If you ever find yourself playing games online, you are bound to hear people talk about their ‘frames,’ and usually when they are frustrated with ‘frame drops.’ Essentially what they are referring to is the FPS or ‘Frames per Second’ that display on the screen. FPS is one of the primary benchmarks used to measure graphical performance in a video game. The primary reason everyone talks about framerate is that the higher the framerate, the more fluid and responsive the game will be.
Just as with motion pictures, the images you see on screens are basically a series of still images that move fast enough to simulate motion. If you had a powerful enough graphics card and could achieve 1000 FPS eyes would be able to tell the difference between the fluid motion of reality and the motion on the screen. Though before you get your hopes up, you should know that with even top of the line hardware and optimized settings, you shouldn’t expect more than 240 FPS from any game. As it stands today, you really don’t need more than 60 to 120 frames anymore if you want a smooth visual experience in the game.
There are a variety of factors involved in determining a games frame rate, including network bandwidth, to anything from GPU, CPU, or RAM limitations. If you happen to experience a low frame rate, the game will seem choppy during movement or when there is a lot of animation on the screen. As every competitive gamer knows, a frame drop can often result in missed opportunities or lost matches and is guaranteed to cause a frustrating experience in high-intensity games.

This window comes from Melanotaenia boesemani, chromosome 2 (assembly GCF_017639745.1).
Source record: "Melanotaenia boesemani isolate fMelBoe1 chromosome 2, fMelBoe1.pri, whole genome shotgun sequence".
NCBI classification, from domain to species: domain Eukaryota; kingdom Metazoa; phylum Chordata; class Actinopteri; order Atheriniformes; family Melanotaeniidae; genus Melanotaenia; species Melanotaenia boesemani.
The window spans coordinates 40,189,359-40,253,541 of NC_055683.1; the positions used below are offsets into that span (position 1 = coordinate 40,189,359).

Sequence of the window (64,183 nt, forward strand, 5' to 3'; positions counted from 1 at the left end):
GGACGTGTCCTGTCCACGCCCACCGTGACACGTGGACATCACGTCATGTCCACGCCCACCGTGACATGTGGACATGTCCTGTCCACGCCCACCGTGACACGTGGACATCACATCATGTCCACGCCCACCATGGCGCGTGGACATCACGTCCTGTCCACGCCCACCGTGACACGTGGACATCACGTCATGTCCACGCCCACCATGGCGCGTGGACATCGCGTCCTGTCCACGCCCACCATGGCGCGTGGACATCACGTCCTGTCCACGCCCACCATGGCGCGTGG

Getting the Best FPS Performance?
Games today are often designed with the aim of achieving at least 60 frames per second. Though less graphically intensive games might opt for anywhere between 30 FPS and 60 FPS while still providing that fluid experience. You will only begin noticing significant issues if your frame rate drops below 30. Games could have built-in configuration limitations for a specific FPS if the designers determined that the game will perform best, and without unexpected glitches, at some predetermined frame rate.
The actual FPS your system can achieve is only limited by the hardware you have, including the previously mentioned graphics card or CPU in your system. Another often overlooked piece of equipment is your monitor. Most monitors have a refresh rate that maxes out at 60Hz, which means even if your GPU can achieve 120 FPS in-game, you won’t actually be able to see more than 60 FPS due to your screen refresh rate.
If you have the best of the best in terms of your hardware, but the game has a built-in FPS max, there are often ways to get around those pesky developer limitations. Most games create an .ini file that the system will use for all graphical settings, including your frame rate. A quick google search for the game you are playing along with ‘.ini file fps boost’ will more often than not, result in some tutorial walking you through making a quick change to boost your performance. A word of caution to those brave enough to start modifying those system settings: Make sure you save a backup copy of the unmodified .ini file because your changes could cause unexpected issues.
Of course, you always have the option of lowing the graphic settings in the game you are playing. Lowering the resolution and graphics quality in the game will almost always result in a higher FPS for the simple fact that it will put less strain on your system so that it can process the data stream more quickly.
Some Additional FPS Settings